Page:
The flip side to any large catalyst is that it eventually the effects will come to an end. While many races, equipment companies and even coaches have ridden this last wave of participants into ultrarunning, time will only tell if they are around two or three or 10 years from now. If history is any indication, the strongest, best positioned entities with the best products and services will be left standing. This is good for the sport. Over long periods of time, quality reigns supreme and weaker payers, previously buoyed by the rapid influx of participants, eventually are weeded out.

Takeaway #2: Event Promoters Must Focus on Quality

The number of events on the calendar has leveled off, which mirrors the trend in overall participation data. During the nearly 10-year period of rapid growth in the number of ultrarunning events, there was enough participant demand for promoters to throw a new race on the calendar and attract a field large enough to make the event economically viable (not often profitable, but at least viable…). Now that the participant numbers have leveled off and new participant number is down, event promoters must compete for a stagnant or diminishing number of runners.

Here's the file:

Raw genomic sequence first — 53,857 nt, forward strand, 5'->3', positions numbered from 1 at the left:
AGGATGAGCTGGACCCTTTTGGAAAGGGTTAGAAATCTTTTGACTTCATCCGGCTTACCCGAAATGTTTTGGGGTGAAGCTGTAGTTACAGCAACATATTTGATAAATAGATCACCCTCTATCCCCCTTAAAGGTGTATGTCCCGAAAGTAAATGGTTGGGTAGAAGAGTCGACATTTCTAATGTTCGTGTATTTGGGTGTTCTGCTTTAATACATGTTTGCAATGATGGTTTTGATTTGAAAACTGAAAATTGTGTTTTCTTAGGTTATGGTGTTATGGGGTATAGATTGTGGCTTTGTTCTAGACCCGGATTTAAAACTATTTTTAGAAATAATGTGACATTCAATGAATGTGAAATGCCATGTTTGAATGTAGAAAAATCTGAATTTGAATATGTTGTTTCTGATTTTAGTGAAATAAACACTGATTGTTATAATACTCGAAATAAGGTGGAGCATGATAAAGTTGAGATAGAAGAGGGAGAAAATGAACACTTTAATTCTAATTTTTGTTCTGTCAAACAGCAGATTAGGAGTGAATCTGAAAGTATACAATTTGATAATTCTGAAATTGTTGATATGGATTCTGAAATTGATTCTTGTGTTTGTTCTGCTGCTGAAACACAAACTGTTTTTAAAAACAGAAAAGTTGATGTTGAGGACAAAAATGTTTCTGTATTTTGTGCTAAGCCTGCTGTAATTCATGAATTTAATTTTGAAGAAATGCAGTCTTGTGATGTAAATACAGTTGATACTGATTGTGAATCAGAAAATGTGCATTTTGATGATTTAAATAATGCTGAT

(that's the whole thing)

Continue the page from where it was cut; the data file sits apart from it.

The pressure on promoters to put on a high-quality event is increasing. With a stagnant audience, ultrarunners will gravitate towards events that suit their values. Events will need to be properly permitted (which should always be the case), care for the environment (there’s no excuse not to have a cupless race), offer up a challenging and aesthetic course, and hopefully in most cases, support their local community.

Takeaway #3: Ultrarunning is not mainstream (yet)